Sixty Second Summary
New investment rules for DB & DC schemes
12 Jun 2019 - Estimated reading time: 1 minute
Trustees of private-sector occupational pension schemes will need to comply with new shareholder-engagement obligations, beginning in October 2020. They will have to update their statements of investment principles (SIPs) to incorporate information about asset-management agreements and engagement policies. Trustees of defined benefit schemes will join those that provide money purchase benefits by having to publish their SIPs online. Trustees of both types of scheme will have to make statements, annually, about their adherence to the engagement policies, giving details of voting behaviour, and make that material openly available.
The Department for Work and Pensions (DWP) has introduced new Amendment Regulations to comply with the re-cast EU Shareholder Rights Directive (known as ‘SRD II’). As a result of the extension of the ‘Article 50’ period for the UK’s withdrawal from the EU, the UK was obliged to transpose SRD II into its domestic legislation by the 10 June 2019 deadline. The DWP did not consult publicly on the necessary amendments, but it did seek input from some industry representatives. The changes will not affect public service pension schemes or those with fewer than 100 members.
Earlier legislation already requires that trustees set out their engagement policies within their SIPs, with effect from 1 October 2019. Schemes that provide money purchase benefits will, with some exceptions, be required to make those SIPs freely available, online, from the same date; they must then make annual statements about their practical implementation of the SIP, and publish them online, from 1 October 2020.
Changes to statements of investment principles
Trustees will have to revise their SIPs, on a ‘comply or explain’ basis, to include the following information about their policies on arrangements with asset managers:
• how they incentivise the manager to align its investment strategy with their own;
• how they incentivise the manager to assess investee companies’ medium-to-long-term financial and non-financial performance, and engage accordingly;
• how the method and time horizon for evaluating the manager’s performance, and the basis of its remuneration, are aligned with the trustees’ other investment policies;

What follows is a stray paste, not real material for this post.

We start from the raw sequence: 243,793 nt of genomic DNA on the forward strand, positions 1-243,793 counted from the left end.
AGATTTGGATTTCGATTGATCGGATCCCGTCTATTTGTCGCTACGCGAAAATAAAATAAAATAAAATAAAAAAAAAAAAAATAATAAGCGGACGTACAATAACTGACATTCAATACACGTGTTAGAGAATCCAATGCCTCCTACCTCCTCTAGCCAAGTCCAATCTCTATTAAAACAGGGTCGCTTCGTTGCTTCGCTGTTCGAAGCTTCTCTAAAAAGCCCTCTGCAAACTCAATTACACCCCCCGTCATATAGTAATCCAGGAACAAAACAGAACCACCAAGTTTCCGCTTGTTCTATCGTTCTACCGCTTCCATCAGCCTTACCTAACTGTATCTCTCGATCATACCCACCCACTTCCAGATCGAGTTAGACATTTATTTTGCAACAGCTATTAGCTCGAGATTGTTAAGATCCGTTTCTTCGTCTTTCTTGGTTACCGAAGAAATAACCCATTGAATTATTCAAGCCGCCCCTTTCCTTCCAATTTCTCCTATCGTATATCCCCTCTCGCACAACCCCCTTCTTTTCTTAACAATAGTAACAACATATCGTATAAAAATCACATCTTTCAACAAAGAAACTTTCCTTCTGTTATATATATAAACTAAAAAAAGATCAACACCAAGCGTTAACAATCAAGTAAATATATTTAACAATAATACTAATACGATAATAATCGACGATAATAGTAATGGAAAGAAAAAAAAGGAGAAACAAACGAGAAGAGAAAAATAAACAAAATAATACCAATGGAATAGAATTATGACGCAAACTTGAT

• how turnover within the investment portfolio, and the associate costs, are defined and monitored; and
• the duration of the arrangement.
Trustees will also have to update their SIPs to explain their policies on how they monitor and engage with organisations (such as the companies in which they invest, investment managers, and other stakeholders) about investee companies’ capital structure, and how they manage of conflicts of interest.
These policies must be prepared by 1 October 2020.
Changes to disclosure requirements
The new policies from the SIPs must be included in trustees’ annual reports. The annual report will also have to contain a statement about how the trustees implemented their shareholder engagement policies during the year. This implementation statement will need to describe the trustees’ voting behaviour (or that of those voting on their behalf) over the same period. These requirements will apply from 1 October 2020.
Some information will have to be made freely available, online. The trustees of a DB scheme will have to publish their SIP online from 1 October 2020, but they will not have to publish their first implementation statement on the Web until 1 October 2021. For money purchase benefits, online publication of the first year’s information about capital structure and management of conflicts, and the statement about voting behaviour, will also be postponed until 1 October 2021.
These additional changes in regulation will bring the disclosure requirements for DB schemes in line with those that were already in place for money purchase benefits, whilst expanding the scope of the information that must be published. The prospect of public scrutiny of policies and implementation activities challenges decision makers to approach responsible investment as more than just a tick-box activity. When considered in conjunction with proposed changes to the UK Stewardship Code, which is likely to define standards of best practice, it pushes pension scheme trustees at all levels to improve their responsible investment behaviours.